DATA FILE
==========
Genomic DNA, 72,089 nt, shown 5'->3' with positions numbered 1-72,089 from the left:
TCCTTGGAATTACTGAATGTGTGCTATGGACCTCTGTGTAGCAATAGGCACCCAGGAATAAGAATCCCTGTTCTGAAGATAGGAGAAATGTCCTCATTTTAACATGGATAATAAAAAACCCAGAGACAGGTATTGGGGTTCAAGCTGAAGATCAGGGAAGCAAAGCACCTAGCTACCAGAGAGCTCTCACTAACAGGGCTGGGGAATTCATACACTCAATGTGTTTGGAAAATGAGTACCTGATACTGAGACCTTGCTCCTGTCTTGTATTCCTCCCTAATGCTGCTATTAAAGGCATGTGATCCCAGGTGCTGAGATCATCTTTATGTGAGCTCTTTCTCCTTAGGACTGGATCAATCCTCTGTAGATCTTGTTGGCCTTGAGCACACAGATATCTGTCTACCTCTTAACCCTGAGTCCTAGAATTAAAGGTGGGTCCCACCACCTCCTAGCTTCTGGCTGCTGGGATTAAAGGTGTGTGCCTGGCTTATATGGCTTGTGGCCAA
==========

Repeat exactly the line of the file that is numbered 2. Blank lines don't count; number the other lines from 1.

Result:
TCCTTGGAATTACTGAATGTGTGCTATGGACCTCTGTGTAGCAATAGGCACCCAGGAATAAGAATCCCTGTTCTGAAGATAGGAGAAATGTCCTCATTTTAACATGGATAATAAAAAACCCAGAGACAGGTATTGGGGTTCAAGCTGAAGATCAGGGAAGCAAAGCACCTAGCTACCAGAGAGCTCTCACTAACAGGGCTGGGGAATTCATACACTCAATGTGTTTGGAAAATGAGTACCTGATACTGAGACCTTGCTCCTGTCTTGTATTCCTCCCTAATGCTGCTATTAAAGGCATGTGATCCCAGGTGCTGAGATCATCTTTATGTGAGCTCTTTCTCCTTAGGACTGGATCAATCCTCTGTAGATCTTGTTGGCCTTGAGCACACAGATATCTGTCTACCTCTTAACCCTGAGTCCTAGAATTAAAGGTGGGTCCCACCACCTCCTAGCTTCTGGCTGCTGGGATTAAAGGTGTGTGCCTGGCTTATATGGCTTGTGGCCAA